Referring to FIGS. 1-5 an embodiment of the invention is disclosed which is particularly adapted for destroying and sterilizing parts of a used hypodermic syringe S having a hollow needle N attached to a syringe body B (which can be of the autoclavable reusable type or, as is becoming more common, is discarded after a single use). The illustrated syringe needle is a type used in the dental profession; it is double-ended and carried between its ends N-1 and N-2 by a metal hub H gripped by the forward end of the syringe body either in a detachable coupling as when the syringe body is sterilizable for reuse, or permanently molded into an expendable syringe body to be discarded as a unit after one use.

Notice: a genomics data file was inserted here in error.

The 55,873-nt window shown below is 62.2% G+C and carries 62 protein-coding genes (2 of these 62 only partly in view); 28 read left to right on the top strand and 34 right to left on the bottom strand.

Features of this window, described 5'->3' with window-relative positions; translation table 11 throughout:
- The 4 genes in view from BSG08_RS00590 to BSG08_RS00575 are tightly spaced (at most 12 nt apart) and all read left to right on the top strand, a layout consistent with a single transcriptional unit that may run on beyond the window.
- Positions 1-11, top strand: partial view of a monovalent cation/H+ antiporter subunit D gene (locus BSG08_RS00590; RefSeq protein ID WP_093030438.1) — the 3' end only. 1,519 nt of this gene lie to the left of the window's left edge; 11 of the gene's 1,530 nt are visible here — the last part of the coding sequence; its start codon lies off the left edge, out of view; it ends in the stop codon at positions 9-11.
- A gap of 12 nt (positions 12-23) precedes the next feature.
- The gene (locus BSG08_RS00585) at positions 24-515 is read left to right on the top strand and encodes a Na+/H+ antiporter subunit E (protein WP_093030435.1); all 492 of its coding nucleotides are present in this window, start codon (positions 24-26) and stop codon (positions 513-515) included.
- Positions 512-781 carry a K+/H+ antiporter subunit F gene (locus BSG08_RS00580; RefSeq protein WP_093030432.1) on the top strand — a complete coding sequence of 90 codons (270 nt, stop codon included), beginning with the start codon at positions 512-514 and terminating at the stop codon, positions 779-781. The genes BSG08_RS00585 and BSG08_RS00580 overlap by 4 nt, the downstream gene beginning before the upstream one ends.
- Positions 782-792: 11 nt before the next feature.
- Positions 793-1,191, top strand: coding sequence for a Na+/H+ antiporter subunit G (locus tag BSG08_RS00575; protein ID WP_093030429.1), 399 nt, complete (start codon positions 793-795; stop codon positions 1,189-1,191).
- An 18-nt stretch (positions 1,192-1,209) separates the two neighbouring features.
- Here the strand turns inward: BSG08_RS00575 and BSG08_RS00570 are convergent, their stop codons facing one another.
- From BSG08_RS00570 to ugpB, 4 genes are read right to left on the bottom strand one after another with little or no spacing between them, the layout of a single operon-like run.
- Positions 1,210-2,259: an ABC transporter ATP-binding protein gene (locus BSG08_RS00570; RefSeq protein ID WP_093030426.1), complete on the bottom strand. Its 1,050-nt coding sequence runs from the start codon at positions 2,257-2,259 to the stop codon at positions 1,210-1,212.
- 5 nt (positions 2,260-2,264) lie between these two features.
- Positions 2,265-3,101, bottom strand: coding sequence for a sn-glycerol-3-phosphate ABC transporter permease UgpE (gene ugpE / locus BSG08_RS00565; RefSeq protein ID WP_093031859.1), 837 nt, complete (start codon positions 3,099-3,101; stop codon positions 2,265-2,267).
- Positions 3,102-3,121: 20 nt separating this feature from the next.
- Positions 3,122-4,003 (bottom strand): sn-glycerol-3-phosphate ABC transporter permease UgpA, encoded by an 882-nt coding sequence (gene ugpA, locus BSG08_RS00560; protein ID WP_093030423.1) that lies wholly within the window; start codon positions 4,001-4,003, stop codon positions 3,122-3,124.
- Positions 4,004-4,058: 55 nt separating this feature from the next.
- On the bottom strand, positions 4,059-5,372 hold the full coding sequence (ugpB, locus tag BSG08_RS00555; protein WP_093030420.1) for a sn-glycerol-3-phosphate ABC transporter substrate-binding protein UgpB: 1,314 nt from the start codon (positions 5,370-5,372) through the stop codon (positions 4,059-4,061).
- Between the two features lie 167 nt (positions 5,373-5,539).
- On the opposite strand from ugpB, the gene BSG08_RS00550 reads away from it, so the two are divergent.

The needle destroying and sterilizing apparatus includes a housing 20 adapted to be self-powered or connected to conventional electrical service mains (not shown) and preferably positioned near the point of use of the syringe by the professional operator. The housing 20 is formed with a deep slot 21 bounded by depending side walls 21a and 21b. The surface of the housing is formed with a slide track 22 defined by lateral guide ribs 22a and 22b to receive the forward end of the syringe body or barrel B and to position the needle N correctly within the housing for carrying out the incinerating process. The housing can include a viewing window with appropriate light filtration to allow monitoring of the incinerating process or alternatively the entire housing can be formed of a semi-transparent material such as smoked plastic.